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Actually, you get it wrong.

A Kernel function k(x, y) is a function that calculates phi(x)^T phi(y) for some phi. That means, it calculcates the dot product in a higher dimensional space of two data points; it does not do the transformation.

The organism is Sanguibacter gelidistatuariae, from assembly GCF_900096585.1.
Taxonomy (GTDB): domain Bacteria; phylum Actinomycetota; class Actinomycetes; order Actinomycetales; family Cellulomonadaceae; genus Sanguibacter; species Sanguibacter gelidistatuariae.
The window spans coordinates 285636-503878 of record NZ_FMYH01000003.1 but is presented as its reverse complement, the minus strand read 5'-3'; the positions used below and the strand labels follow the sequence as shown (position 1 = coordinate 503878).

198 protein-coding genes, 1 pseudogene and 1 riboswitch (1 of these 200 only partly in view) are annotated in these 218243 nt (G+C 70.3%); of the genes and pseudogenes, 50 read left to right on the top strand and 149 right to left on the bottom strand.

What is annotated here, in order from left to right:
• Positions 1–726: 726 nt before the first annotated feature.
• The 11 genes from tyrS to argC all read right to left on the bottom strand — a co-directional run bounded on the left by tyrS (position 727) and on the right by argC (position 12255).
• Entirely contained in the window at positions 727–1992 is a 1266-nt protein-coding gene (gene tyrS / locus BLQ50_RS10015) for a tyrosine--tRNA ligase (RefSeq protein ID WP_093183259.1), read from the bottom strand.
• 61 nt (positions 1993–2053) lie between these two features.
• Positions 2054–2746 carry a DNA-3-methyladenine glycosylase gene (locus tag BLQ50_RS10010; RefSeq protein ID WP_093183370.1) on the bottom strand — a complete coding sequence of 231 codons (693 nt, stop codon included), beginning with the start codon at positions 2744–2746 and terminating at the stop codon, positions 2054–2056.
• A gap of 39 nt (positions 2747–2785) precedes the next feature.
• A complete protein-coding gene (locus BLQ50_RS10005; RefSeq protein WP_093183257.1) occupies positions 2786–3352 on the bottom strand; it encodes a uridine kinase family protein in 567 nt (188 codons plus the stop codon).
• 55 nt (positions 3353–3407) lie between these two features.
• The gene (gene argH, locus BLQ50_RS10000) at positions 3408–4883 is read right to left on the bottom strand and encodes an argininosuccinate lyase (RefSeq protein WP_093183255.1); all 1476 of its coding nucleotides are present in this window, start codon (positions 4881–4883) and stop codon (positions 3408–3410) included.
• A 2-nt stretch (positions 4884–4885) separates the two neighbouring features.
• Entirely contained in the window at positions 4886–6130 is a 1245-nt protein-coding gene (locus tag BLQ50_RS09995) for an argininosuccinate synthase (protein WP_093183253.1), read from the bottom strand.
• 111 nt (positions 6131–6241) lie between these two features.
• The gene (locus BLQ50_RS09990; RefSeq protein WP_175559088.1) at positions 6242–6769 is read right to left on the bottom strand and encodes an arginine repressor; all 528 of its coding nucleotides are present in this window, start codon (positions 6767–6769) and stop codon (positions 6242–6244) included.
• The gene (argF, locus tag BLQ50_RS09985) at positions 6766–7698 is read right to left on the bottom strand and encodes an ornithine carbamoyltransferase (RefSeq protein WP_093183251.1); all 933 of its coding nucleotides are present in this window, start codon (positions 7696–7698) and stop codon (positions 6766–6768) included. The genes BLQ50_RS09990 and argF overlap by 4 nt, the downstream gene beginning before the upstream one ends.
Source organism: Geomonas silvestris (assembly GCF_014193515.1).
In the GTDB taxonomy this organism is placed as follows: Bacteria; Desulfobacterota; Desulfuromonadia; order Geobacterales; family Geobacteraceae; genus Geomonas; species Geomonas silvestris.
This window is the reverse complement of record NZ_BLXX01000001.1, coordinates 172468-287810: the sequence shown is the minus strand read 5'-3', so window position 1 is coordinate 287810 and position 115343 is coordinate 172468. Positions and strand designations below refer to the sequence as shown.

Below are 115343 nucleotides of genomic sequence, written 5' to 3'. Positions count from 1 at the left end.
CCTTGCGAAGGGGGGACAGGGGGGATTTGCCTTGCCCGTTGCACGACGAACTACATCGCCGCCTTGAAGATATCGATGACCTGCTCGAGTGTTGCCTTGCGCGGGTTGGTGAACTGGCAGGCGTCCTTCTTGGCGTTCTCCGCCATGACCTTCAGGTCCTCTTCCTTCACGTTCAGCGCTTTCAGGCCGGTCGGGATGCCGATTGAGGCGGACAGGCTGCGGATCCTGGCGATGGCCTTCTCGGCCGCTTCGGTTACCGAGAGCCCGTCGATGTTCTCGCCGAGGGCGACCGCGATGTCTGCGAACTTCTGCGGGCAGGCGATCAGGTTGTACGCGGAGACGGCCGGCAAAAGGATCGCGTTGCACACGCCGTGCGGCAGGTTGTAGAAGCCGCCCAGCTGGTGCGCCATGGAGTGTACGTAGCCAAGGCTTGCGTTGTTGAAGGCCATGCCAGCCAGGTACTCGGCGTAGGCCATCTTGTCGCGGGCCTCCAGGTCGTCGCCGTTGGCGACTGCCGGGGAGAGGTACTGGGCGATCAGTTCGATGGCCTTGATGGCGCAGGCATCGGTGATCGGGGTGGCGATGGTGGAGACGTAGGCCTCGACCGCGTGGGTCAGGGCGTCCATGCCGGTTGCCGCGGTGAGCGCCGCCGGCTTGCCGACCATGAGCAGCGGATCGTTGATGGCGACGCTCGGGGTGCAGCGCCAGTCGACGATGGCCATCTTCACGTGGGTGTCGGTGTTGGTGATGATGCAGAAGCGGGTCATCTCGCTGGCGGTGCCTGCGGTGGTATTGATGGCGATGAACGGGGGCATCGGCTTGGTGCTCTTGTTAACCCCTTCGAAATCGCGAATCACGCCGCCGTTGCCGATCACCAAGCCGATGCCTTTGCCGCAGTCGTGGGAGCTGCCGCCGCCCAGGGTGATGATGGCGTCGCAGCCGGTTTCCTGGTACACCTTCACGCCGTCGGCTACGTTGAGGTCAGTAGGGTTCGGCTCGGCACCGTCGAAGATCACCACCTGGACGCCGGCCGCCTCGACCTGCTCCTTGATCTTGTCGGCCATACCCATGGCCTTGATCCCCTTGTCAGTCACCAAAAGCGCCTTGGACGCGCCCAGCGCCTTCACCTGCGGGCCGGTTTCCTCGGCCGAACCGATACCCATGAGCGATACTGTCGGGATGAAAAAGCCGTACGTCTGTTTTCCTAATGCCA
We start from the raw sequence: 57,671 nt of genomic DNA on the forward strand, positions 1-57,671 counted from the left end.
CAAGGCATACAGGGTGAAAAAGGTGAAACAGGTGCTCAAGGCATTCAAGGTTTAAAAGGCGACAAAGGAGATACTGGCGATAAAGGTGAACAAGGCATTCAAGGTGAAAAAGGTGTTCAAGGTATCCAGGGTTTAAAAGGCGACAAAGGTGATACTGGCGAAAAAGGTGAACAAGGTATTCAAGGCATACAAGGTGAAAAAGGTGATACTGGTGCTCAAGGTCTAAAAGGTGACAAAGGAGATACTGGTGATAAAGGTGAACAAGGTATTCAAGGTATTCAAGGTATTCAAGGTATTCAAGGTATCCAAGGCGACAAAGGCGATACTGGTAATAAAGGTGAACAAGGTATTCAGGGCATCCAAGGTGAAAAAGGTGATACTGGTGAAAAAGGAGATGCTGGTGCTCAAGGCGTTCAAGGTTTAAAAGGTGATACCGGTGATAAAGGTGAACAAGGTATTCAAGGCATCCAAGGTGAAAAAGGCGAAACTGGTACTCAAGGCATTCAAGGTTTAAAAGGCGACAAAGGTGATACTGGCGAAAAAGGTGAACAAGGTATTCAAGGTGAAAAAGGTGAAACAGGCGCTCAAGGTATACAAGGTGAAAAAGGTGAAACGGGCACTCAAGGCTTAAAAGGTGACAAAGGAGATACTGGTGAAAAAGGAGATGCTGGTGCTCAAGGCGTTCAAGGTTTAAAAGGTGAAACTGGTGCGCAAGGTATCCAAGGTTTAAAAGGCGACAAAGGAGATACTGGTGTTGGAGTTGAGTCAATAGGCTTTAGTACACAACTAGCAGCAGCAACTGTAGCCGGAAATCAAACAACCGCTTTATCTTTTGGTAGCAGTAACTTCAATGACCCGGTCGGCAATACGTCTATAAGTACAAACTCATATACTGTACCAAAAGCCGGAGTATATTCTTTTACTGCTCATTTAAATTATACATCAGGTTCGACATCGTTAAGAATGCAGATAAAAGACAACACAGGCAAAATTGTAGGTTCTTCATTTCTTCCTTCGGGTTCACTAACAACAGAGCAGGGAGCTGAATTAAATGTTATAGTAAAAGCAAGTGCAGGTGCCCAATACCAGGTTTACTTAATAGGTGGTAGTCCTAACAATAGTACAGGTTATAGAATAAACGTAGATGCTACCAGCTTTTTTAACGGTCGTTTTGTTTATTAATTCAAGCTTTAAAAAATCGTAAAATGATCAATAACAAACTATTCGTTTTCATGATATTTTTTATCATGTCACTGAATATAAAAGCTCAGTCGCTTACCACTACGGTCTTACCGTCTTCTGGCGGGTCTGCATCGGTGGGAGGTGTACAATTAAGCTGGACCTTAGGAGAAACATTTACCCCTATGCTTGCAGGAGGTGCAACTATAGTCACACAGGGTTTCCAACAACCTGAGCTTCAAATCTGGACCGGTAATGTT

That implies that Kernels do not have to work on the gram matrix. Kernels can be sth completely different, e.g. Fisher Kernels.

(What I wrote is based on Bishop's book and others.)

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